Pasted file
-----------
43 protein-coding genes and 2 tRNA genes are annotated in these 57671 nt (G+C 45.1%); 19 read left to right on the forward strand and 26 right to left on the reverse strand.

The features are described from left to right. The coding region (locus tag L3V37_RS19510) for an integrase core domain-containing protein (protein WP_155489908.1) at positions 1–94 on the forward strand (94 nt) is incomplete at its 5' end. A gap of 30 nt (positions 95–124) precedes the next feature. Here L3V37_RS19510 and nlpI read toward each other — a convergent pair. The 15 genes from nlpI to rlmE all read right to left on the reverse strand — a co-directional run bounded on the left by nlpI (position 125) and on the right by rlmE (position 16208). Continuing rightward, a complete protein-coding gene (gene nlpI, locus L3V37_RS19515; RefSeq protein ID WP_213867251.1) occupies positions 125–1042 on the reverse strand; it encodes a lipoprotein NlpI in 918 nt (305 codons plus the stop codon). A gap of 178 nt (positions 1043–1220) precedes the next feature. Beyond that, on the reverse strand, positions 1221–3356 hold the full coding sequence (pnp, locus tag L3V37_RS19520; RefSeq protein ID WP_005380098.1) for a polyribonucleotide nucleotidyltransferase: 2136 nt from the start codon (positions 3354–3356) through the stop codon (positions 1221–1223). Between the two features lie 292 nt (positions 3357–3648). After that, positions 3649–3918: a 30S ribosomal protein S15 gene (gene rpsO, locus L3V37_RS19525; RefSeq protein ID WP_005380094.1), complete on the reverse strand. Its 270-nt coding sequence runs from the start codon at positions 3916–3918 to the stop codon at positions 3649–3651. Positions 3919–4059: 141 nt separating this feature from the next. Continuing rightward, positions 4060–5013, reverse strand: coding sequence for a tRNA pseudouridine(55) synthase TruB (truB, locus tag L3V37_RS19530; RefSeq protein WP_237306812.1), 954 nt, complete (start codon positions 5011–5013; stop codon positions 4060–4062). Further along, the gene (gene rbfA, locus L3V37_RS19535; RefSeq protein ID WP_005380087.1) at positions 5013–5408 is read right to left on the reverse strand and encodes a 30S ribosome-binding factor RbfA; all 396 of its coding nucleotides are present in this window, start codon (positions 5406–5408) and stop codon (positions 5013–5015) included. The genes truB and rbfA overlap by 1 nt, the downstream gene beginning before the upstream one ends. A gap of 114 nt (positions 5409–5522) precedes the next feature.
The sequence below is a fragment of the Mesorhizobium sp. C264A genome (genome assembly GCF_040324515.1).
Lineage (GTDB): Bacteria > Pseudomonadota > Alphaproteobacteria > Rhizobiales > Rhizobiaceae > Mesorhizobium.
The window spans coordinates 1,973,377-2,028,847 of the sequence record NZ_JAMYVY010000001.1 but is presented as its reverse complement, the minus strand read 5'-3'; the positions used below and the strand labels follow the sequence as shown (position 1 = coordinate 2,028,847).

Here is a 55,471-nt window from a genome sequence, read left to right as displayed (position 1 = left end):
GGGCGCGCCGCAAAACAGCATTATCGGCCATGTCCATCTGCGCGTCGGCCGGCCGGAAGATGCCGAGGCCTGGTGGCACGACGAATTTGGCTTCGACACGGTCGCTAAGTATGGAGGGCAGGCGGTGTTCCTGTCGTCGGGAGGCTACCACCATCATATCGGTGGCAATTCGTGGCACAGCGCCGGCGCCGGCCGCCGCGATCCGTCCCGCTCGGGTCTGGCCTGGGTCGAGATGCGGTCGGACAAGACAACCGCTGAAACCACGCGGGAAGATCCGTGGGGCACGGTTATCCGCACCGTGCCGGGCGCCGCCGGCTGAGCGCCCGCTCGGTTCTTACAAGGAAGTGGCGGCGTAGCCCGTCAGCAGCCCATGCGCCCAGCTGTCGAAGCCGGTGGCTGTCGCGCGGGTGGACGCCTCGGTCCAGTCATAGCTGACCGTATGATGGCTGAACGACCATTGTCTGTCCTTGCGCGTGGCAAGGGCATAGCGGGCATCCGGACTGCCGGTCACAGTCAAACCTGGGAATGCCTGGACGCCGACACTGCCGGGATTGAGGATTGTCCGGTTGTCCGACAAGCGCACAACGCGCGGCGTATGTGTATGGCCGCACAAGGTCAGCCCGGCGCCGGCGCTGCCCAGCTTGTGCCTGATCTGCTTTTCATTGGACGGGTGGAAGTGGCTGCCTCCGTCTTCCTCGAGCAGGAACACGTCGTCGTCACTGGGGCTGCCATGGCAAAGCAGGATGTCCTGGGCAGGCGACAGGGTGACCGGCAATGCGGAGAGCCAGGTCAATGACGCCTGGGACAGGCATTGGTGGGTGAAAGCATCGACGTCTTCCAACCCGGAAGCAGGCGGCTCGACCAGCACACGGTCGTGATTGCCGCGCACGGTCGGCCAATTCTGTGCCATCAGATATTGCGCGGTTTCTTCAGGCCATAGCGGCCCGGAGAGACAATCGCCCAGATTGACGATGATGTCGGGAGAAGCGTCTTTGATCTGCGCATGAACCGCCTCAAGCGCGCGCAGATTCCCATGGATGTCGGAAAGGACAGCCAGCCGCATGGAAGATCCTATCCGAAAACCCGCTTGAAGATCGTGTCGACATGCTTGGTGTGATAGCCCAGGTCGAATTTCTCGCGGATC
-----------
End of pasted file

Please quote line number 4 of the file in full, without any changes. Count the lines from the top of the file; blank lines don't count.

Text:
Lineage (GTDB): Bacteria > Pseudomonadota > Alphaproteobacteria > Rhizobiales > Rhizobiaceae > Mesorhizobium.